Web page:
This photo was taken at the Aboriginal Cultural Centre, which is located on the souith side of Ayers Rock. It was sent in by DB, who writes: "Being in the middle of a very arid area and very remote from reticulated water it is an appropriate for its environment. Taken in October 2006"
Wikipedia lists the following facts about Ayers Rock:
"[Ayers Rock] is 346 metres high, more than 8 km (five miles) around, and has a harder exterior than many comparable rock formations. This has prevented the formation of scree slopes, resulting in the unusually steep faces near ground level.
[Ayers Rock] is often referred to as a monolith, and for many years it was even listed in record books as the world’s largest monolith. However that description is inaccurate, as it is part of a much larger underground rock formation which includes Kata Tjuta (also known as The Olgas). (The formation is often erroneously believed to also incorporate Mount Conner, which is a different structure altogether). The world’s largest monolith is Burringurrah/Mt Augustus in Western Australia, which is more than 2.5 times the size of [Ayers Rock]—it stands 858 metres above the surrounding plain, 1105 metres AHD and covers 47.95 sq km. [Ayers Rock] is notable for appearing to change colour as the different light strikes it at different times of the day and year, with sunset a particularly remarkable sight. The rock is made of sandstone infused with minerals like feldspar (Arkosic sandstone) that reflect the red light of sunrise and sunset, making it appear to glow. The rock gets its rust colour from oxidation. Rainfall is uncommon in the area around [Ayers Rock], but during wet periods, the rock acquires a silvery-grey colour, with streaks of black algae on the areas serving as channels for water flow."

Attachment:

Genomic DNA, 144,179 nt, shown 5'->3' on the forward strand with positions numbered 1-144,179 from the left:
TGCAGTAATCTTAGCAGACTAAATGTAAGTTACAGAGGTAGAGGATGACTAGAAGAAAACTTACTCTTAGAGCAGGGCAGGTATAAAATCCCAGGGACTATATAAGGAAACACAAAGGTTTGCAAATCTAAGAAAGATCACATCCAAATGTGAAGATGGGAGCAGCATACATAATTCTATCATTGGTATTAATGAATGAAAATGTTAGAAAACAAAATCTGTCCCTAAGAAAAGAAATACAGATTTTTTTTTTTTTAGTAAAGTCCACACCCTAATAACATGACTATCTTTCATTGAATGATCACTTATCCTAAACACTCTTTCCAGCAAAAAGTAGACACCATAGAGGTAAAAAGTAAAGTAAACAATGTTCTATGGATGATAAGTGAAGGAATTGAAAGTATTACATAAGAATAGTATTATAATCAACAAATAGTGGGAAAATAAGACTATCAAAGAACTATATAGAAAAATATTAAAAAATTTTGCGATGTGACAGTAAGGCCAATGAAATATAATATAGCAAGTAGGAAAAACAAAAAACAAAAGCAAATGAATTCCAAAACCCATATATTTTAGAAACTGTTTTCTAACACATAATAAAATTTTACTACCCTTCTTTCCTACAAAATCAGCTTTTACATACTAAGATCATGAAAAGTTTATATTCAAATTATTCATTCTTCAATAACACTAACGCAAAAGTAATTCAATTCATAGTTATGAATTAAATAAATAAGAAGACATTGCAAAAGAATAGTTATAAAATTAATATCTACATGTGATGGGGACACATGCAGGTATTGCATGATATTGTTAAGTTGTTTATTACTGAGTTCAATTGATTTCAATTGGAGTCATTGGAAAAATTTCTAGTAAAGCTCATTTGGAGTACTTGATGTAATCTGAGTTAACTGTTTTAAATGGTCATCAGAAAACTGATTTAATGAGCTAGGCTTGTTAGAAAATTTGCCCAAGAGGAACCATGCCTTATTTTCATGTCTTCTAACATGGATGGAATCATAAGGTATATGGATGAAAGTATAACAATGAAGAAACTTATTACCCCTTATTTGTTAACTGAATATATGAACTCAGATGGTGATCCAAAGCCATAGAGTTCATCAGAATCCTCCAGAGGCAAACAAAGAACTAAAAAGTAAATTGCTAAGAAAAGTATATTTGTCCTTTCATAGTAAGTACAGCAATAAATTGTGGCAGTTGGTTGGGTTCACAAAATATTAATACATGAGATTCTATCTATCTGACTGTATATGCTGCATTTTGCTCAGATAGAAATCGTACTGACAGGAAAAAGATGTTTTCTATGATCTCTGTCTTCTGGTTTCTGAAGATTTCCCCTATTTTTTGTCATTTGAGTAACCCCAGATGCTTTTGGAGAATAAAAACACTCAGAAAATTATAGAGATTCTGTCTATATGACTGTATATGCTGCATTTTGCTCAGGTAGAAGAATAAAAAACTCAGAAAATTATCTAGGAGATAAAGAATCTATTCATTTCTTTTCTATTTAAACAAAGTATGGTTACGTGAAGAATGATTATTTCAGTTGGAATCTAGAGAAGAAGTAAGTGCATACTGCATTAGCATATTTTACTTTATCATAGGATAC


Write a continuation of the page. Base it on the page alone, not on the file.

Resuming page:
This next photo was sent in by Sg in 2009. He notes that this is "the urinal near the viewpoint is decorated in bright red tiles."